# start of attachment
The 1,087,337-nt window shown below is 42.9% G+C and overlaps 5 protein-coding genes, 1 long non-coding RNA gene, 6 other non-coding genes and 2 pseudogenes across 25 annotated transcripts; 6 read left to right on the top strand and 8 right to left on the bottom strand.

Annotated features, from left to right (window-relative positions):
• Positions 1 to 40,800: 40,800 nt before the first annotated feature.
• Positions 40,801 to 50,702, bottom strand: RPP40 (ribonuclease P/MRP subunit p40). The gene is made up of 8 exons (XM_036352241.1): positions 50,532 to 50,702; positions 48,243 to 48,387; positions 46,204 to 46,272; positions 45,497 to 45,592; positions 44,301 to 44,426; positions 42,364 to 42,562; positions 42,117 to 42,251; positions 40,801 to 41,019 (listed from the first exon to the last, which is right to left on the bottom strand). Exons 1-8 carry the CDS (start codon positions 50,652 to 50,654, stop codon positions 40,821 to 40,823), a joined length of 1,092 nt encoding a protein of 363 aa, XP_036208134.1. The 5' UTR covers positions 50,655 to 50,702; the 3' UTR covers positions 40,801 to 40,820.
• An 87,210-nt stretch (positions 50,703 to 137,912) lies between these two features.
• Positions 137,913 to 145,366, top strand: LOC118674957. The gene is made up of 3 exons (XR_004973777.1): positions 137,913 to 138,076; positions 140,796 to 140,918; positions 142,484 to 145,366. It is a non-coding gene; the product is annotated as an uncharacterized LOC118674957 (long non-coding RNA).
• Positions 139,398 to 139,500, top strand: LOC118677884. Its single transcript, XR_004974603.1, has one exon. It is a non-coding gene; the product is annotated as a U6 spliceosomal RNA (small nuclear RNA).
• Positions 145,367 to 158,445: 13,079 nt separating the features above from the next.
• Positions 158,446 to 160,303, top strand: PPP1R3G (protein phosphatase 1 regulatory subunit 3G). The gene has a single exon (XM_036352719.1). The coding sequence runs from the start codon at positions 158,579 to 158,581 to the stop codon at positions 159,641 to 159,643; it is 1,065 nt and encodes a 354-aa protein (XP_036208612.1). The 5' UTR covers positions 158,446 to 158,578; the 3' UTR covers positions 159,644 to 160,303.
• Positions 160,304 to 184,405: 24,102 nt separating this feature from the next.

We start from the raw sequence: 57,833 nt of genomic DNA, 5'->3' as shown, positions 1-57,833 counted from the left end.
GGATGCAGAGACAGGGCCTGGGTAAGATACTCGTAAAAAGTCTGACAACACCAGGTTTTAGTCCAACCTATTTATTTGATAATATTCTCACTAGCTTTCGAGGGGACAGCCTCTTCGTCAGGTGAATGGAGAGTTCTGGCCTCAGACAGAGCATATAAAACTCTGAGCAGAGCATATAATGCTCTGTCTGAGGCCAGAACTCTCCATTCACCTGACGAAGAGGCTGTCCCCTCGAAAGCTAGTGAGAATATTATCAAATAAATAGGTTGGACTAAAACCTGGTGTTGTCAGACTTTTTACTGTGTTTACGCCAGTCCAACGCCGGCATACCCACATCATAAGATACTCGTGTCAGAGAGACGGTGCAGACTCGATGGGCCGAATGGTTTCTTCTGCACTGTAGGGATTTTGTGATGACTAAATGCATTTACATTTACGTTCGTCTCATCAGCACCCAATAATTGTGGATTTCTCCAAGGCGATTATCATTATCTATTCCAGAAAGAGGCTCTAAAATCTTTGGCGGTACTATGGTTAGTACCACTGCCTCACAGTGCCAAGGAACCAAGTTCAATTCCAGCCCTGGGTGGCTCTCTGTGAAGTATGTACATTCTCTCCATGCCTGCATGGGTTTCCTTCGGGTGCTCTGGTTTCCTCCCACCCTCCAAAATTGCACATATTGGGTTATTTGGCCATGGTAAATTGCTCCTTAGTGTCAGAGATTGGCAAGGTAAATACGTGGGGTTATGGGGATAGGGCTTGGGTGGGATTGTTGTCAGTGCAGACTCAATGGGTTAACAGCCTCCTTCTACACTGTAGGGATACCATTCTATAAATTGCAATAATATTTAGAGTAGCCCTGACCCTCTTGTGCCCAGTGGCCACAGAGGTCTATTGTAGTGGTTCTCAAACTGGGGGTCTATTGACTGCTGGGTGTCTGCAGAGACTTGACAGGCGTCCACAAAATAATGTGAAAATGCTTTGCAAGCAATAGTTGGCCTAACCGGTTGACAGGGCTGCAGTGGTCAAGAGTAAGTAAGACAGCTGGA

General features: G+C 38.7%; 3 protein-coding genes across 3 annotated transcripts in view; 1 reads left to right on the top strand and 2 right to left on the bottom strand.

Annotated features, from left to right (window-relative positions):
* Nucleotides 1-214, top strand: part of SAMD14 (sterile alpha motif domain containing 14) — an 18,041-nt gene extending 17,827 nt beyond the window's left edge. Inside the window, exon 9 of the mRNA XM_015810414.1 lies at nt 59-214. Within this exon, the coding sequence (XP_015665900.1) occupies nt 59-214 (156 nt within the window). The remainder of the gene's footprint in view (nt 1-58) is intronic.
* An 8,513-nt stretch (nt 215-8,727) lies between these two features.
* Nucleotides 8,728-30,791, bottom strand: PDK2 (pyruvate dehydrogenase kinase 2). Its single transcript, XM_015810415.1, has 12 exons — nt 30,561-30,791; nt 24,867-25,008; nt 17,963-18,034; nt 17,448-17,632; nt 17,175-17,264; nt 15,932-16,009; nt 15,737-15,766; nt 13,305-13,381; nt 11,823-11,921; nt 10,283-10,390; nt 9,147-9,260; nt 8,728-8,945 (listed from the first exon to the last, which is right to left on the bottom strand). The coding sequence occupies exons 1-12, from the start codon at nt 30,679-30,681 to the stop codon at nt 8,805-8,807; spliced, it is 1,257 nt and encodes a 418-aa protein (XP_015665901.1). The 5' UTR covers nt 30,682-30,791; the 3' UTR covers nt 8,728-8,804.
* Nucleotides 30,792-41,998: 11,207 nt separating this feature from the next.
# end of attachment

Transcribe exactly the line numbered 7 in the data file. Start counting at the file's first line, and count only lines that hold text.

• Positions 139,398 to 139,500, top strand: LOC118677884. Its single transcript, XR_004974603.1, has one exon. It is a non-coding gene; the product is annotated as a U6 spliceosomal RNA (small nuclear RNA).